Revenge killings sweep Guinea after protest crackdown

At least a dozen people have been murdered in Guinea over the past month in what police suspect is a flare-up in revenge attacks for last month’s bloody government crackdown on protesters.

The attacks come amid increasing international condemnation of Captain Moussa Dadis Camara’s ruling military junta after gunmen opened fire on unarmed demonstrators in a stadium on September 28.

“We have counted 12 assassinations since September 28. This does not include the killing of a top official in the Youth Ministry, who is reputed to have been close to the head of state,” a police source told Reuters on Friday.

More than 150 people who had gathered to demand Camara opt out of upcoming elections set for January were killed in the incident and more than a thousand others were injured, according to a local human rights group.

Police said the majority of the killings since the September 28 crackdown have been committed by bandits, but added the rest appeared to be revenge killings.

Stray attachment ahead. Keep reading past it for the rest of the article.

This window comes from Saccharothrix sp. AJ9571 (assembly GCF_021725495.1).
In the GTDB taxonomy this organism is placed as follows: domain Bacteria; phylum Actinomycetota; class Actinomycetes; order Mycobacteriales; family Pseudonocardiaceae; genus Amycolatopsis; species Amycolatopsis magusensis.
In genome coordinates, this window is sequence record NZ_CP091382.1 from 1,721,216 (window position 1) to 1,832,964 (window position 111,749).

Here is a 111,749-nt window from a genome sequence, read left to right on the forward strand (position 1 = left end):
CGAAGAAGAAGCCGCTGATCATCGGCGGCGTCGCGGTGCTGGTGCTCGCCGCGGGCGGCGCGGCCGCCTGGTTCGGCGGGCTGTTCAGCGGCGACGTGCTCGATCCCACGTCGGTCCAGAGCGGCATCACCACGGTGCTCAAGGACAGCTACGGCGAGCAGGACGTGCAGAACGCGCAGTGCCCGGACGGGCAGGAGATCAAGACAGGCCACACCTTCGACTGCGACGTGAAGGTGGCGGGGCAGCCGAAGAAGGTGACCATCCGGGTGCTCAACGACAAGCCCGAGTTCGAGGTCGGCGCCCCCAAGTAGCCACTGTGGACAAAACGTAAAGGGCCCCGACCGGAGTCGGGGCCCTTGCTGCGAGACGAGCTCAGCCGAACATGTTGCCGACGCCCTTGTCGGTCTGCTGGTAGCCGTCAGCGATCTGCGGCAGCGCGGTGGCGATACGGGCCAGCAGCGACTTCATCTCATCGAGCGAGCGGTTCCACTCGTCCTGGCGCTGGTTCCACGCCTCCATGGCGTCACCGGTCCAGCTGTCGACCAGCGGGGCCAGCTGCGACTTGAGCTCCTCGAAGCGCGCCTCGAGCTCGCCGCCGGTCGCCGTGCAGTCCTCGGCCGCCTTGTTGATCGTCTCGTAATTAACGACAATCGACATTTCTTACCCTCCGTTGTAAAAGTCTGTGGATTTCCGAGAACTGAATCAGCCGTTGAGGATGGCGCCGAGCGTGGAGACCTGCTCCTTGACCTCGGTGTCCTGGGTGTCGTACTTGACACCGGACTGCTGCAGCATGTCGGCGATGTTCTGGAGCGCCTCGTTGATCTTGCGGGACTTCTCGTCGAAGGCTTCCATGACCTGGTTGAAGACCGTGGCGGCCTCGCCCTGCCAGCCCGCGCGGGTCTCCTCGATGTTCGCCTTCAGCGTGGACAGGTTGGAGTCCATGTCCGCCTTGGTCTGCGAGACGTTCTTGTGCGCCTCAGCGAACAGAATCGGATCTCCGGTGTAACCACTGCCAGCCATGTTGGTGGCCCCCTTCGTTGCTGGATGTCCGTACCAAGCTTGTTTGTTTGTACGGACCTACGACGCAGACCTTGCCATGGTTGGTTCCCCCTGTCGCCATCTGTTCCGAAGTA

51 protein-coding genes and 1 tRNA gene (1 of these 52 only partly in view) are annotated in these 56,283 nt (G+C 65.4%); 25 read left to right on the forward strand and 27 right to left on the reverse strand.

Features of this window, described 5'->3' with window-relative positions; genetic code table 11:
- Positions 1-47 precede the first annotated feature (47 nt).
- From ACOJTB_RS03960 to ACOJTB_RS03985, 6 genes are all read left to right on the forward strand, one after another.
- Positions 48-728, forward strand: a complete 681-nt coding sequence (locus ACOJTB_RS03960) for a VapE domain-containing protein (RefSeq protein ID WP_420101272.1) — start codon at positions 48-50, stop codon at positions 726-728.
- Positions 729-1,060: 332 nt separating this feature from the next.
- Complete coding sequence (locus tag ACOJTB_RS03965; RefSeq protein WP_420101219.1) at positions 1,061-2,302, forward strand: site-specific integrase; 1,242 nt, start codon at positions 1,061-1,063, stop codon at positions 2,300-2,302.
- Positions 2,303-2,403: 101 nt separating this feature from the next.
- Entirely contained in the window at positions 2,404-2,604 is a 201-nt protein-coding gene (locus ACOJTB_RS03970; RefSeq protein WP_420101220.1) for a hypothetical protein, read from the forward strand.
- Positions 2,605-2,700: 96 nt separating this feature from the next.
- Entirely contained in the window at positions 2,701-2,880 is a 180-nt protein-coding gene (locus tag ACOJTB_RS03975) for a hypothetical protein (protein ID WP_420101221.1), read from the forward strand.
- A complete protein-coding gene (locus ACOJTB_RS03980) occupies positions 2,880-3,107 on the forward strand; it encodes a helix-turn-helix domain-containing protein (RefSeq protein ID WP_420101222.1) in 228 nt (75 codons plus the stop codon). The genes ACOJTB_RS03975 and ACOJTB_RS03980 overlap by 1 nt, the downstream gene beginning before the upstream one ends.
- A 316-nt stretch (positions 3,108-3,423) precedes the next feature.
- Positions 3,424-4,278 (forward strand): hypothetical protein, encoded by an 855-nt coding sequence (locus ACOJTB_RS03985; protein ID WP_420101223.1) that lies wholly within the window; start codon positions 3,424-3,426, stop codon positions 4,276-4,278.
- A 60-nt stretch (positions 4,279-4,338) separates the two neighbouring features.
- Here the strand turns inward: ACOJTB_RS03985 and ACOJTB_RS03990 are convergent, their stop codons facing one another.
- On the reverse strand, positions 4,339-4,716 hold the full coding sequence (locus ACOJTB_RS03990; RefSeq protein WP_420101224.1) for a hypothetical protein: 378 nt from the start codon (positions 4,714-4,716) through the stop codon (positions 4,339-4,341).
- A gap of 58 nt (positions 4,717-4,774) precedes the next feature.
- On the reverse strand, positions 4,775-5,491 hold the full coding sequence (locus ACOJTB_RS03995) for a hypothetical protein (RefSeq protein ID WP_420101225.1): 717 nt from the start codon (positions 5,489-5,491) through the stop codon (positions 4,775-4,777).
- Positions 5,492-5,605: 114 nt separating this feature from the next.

One police source said investigators suspect “death squads” are deliberately spreading fear in the country, the world’s top bauxite supplier. “Both the opposition and the ruling powers are affected,” he said.

In the highest profile murder, an armed gang assassinated a top official in the junta’s Youth Ministry, Amadou Sadio Diallo, reputed to be a strong supporter of Camara’s presidential candidacy.

Guinea, whose mineral riches have drawn large investments from international companies like Rio Tinto, Alcoa and Rusal, has become increasingly isolated from the international community since Camara took power in a coup last December.

West Africa regional bloc Ecowas on Saturday imposed an arms embargo against Guinea, accusing the ruling military junta of “mass human rights violations”.

The United States, France and the European Union have called on Camara, who seized power in a coup last December, to resign and the International Criminal Court said last week it was investigating the September 28 killings.—Reuters


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